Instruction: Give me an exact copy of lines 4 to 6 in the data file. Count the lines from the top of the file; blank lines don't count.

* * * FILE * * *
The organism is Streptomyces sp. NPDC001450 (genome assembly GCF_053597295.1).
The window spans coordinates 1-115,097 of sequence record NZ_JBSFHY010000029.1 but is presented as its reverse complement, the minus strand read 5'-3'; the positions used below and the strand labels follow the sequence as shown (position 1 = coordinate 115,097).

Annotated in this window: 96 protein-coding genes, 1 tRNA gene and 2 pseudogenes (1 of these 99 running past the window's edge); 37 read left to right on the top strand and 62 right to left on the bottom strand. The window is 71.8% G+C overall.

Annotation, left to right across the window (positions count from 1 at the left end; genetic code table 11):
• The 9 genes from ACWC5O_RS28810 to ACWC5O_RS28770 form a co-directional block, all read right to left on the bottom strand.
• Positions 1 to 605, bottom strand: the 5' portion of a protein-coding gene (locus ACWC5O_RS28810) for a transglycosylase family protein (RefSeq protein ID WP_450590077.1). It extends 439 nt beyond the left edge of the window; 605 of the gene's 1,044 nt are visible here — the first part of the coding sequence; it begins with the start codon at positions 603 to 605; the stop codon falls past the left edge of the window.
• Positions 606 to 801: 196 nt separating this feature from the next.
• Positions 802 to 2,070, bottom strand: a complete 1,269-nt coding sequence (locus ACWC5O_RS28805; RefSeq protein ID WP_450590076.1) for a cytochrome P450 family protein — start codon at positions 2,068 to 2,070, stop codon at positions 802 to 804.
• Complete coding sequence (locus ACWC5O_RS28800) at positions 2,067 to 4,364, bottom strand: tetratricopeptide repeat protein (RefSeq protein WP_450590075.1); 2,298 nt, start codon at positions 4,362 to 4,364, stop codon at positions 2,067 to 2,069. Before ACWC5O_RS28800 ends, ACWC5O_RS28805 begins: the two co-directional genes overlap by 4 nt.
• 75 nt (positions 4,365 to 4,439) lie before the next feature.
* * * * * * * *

Annotation, left to right across the window (positions count from 1 at the left end; genetic code table 11):
• The 9 genes from ACWC5O_RS28810 to ACWC5O_RS28770 form a co-directional block, all read right to left on the bottom strand.
• Positions 1 to 605, bottom strand: the 5' portion of a protein-coding gene (locus ACWC5O_RS28810) for a transglycosylase family protein (RefSeq protein ID WP_450590077.1). It extends 439 nt beyond the left edge of the window; 605 of the gene's 1,044 nt are visible here — the first part of the coding sequence; it begins with the start codon at positions 603 to 605; the stop codon falls past the left edge of the window.